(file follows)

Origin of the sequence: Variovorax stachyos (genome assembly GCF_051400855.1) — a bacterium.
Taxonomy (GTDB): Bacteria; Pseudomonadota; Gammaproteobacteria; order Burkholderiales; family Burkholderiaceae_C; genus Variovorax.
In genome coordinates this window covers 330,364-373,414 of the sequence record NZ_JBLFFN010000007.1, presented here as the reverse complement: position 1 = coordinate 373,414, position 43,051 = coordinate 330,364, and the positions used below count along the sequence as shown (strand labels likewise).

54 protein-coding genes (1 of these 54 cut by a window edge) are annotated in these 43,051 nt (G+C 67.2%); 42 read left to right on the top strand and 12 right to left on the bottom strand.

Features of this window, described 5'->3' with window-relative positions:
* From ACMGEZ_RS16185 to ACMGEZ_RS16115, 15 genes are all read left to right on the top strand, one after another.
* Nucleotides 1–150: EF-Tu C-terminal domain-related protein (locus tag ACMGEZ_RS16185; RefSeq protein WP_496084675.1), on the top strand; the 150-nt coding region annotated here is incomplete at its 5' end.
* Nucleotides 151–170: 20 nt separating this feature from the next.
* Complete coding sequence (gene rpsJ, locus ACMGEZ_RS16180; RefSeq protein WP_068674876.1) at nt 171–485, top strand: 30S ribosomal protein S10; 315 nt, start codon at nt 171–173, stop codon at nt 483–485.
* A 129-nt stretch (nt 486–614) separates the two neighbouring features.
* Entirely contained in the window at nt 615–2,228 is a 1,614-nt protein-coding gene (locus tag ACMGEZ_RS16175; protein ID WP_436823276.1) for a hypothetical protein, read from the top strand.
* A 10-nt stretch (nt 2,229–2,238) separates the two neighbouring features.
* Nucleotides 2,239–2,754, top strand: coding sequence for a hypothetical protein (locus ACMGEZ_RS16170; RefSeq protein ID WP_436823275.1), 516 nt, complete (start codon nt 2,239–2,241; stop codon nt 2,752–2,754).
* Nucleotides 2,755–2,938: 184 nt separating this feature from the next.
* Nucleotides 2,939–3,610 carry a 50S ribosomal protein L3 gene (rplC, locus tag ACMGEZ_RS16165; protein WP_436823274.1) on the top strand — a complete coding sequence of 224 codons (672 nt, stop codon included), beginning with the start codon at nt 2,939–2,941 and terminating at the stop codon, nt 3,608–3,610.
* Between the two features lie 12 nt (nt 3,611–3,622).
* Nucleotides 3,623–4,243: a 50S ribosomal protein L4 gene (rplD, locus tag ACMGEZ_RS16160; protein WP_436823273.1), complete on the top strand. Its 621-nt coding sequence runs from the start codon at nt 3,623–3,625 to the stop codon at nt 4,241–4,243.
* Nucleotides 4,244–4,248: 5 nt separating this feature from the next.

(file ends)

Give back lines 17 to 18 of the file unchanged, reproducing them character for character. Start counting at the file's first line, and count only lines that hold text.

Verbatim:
* Nucleotides 3,623–4,243: a 50S ribosomal protein L4 gene (rplD, locus tag ACMGEZ_RS16160; protein WP_436823273.1), complete on the top strand. Its 621-nt coding sequence runs from the start codon at nt 3,623–3,625 to the stop codon at nt 4,241–4,243.
* Nucleotides 4,244–4,248: 5 nt separating this feature from the next.